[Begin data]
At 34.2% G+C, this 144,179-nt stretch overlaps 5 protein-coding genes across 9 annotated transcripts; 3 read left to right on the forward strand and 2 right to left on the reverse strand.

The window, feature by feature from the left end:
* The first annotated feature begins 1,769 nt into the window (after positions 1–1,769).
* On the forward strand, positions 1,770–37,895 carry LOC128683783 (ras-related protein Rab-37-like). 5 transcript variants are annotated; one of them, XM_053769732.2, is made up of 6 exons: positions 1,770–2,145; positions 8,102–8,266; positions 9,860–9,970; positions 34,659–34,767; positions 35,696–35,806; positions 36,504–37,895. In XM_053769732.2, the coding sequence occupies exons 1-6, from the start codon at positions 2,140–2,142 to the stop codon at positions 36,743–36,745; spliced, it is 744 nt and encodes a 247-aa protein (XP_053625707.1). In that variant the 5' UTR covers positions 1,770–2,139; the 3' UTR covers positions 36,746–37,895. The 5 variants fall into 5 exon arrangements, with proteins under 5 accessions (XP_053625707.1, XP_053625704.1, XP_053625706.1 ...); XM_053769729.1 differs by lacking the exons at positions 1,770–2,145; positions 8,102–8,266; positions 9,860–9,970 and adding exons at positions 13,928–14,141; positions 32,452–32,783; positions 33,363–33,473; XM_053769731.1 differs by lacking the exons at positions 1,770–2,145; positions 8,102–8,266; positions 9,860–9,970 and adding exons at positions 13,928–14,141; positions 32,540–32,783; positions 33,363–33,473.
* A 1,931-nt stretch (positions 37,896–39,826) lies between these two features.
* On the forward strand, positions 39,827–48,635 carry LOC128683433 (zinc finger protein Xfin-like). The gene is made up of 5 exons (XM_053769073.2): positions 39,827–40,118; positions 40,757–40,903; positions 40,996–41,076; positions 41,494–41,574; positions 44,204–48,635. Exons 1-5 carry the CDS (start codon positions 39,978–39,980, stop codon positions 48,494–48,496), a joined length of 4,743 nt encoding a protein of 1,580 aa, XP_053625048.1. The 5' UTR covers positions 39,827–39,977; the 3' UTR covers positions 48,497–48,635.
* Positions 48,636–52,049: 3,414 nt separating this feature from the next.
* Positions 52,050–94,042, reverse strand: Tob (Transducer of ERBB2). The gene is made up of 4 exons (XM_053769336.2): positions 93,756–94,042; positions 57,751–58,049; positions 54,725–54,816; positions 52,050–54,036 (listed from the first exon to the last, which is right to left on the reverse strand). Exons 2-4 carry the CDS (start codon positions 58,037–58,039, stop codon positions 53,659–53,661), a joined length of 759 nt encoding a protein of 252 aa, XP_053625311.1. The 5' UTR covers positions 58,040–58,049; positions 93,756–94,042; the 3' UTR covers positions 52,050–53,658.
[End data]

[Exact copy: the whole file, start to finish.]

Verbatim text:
At 34.2% G+C, this 144,179-nt stretch overlaps 5 protein-coding genes across 9 annotated transcripts; 3 read left to right on the forward strand and 2 right to left on the reverse strand.

The window, feature by feature from the left end:
* The first annotated feature begins 1,769 nt into the window (after positions 1–1,769).
* On the forward strand, positions 1,770–37,895 carry LOC128683783 (ras-related protein Rab-37-like). 5 transcript variants are annotated; one of them, XM_053769732.2, is made up of 6 exons: positions 1,770–2,145; positions 8,102–8,266; positions 9,860–9,970; positions 34,659–34,767; positions 35,696–35,806; positions 36,504–37,895. In XM_053769732.2, the coding sequence occupies exons 1-6, from the start codon at positions 2,140–2,142 to the stop codon at positions 36,743–36,745; spliced, it is 744 nt and encodes a 247-aa protein (XP_053625707.1). In that variant the 5' UTR covers positions 1,770–2,139; the 3' UTR covers positions 36,746–37,895. The 5 variants fall into 5 exon arrangements, with proteins under 5 accessions (XP_053625707.1, XP_053625704.1, XP_053625706.1 ...); XM_053769729.1 differs by lacking the exons at positions 1,770–2,145; positions 8,102–8,266; positions 9,860–9,970 and adding exons at positions 13,928–14,141; positions 32,452–32,783; positions 33,363–33,473; XM_053769731.1 differs by lacking the exons at positions 1,770–2,145; positions 8,102–8,266; positions 9,860–9,970 and adding exons at positions 13,928–14,141; positions 32,540–32,783; positions 33,363–33,473.
* A 1,931-nt stretch (positions 37,896–39,826) lies between these two features.
* On the forward strand, positions 39,827–48,635 carry LOC128683433 (zinc finger protein Xfin-like). The gene is made up of 5 exons (XM_053769073.2): positions 39,827–40,118; positions 40,757–40,903; positions 40,996–41,076; positions 41,494–41,574; positions 44,204–48,635. Exons 1-5 carry the CDS (start codon positions 39,978–39,980, stop codon positions 48,494–48,496), a joined length of 4,743 nt encoding a protein of 1,580 aa, XP_053625048.1. The 5' UTR covers positions 39,827–39,977; the 3' UTR covers positions 48,497–48,635.
* Positions 48,636–52,049: 3,414 nt separating this feature from the next.
* Positions 52,050–94,042, reverse strand: Tob (Transducer of ERBB2). The gene is made up of 4 exons (XM_053769336.2): positions 93,756–94,042; positions 57,751–58,049; positions 54,725–54,816; positions 52,050–54,036 (listed from the first exon to the last, which is right to left on the reverse strand). Exons 2-4 carry the CDS (start codon positions 58,037–58,039, stop codon positions 53,659–53,661), a joined length of 759 nt encoding a protein of 252 aa, XP_053625311.1. The 5' UTR covers positions 58,040–58,049; positions 93,756–94,042; the 3' UTR covers positions 52,050–53,658.